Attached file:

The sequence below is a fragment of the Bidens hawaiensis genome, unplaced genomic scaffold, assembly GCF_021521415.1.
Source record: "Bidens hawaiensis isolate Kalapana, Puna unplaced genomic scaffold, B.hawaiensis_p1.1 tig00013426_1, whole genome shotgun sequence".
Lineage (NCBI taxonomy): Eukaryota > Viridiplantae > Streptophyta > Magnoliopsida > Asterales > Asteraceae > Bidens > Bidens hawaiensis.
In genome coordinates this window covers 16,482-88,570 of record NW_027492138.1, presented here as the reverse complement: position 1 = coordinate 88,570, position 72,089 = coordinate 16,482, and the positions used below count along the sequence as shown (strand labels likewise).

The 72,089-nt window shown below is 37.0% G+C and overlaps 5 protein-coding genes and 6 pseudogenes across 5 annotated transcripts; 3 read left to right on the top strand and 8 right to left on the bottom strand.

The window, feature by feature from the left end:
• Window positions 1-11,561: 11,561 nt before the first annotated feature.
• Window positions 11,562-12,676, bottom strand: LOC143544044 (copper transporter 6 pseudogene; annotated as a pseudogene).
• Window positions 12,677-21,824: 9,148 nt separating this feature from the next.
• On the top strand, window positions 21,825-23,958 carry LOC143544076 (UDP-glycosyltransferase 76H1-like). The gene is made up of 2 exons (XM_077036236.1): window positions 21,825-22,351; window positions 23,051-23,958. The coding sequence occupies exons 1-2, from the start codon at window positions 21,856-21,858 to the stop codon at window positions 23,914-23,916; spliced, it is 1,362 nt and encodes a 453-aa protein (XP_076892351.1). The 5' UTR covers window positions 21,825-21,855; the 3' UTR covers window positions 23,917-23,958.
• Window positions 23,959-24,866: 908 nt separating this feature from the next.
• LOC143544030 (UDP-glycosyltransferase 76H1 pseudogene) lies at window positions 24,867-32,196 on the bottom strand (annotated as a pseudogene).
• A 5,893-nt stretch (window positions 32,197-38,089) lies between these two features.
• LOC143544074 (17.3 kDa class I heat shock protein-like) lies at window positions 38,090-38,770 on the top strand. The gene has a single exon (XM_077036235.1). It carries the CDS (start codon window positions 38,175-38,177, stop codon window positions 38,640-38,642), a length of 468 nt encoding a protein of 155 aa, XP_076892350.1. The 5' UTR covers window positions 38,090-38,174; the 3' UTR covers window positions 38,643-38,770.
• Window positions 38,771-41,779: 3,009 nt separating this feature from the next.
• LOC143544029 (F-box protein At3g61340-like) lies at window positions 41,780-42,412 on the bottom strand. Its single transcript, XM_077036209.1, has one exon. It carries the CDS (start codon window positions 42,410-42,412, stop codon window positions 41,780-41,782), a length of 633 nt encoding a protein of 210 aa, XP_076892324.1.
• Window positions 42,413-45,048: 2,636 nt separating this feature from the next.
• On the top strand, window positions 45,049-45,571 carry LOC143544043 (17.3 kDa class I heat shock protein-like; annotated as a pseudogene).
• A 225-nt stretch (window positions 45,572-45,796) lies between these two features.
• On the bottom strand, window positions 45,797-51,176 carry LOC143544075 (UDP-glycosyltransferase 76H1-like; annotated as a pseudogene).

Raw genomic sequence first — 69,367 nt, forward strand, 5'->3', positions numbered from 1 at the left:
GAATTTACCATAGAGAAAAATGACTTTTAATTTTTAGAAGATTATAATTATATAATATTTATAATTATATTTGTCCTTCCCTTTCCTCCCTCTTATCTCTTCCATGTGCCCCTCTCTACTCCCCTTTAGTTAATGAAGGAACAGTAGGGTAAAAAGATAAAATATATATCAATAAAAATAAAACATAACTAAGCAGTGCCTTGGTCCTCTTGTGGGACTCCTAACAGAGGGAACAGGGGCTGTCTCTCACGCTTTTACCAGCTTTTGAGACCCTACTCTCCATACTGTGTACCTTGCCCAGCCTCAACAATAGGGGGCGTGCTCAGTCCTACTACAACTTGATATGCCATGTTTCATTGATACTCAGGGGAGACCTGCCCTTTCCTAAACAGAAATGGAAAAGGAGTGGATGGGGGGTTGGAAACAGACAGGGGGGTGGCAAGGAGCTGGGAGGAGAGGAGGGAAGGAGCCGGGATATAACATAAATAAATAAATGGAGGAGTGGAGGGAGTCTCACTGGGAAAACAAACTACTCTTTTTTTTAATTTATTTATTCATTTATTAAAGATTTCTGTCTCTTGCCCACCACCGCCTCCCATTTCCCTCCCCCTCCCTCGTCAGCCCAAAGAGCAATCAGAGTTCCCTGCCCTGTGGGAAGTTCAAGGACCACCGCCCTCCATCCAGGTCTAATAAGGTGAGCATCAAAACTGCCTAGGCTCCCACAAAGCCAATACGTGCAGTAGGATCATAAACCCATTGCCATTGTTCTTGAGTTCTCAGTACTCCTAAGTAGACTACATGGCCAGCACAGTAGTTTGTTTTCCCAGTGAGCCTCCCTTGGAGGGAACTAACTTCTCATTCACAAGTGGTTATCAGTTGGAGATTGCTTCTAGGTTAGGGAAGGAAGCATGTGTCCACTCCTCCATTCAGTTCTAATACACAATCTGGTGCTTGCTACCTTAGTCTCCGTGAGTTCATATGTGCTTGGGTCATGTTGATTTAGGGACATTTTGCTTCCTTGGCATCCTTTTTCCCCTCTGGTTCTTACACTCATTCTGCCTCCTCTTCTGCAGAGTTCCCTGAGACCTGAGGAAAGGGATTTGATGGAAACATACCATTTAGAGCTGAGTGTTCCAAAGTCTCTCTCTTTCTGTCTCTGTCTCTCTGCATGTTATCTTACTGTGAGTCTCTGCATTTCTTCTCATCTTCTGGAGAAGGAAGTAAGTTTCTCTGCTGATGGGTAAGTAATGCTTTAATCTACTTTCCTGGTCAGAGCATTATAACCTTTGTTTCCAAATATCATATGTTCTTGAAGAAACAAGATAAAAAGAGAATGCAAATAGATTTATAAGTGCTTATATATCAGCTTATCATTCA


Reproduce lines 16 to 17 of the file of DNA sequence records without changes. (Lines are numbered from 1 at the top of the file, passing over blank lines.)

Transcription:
• LOC143544029 (F-box protein At3g61340-like) lies at window positions 41,780-42,412 on the bottom strand. Its single transcript, XM_077036209.1, has one exon. It carries the CDS (start codon window positions 42,410-42,412, stop codon window positions 41,780-41,782), a length of 633 nt encoding a protein of 210 aa, XP_076892324.1.
• Window positions 42,413-45,048: 2,636 nt separating this feature from the next.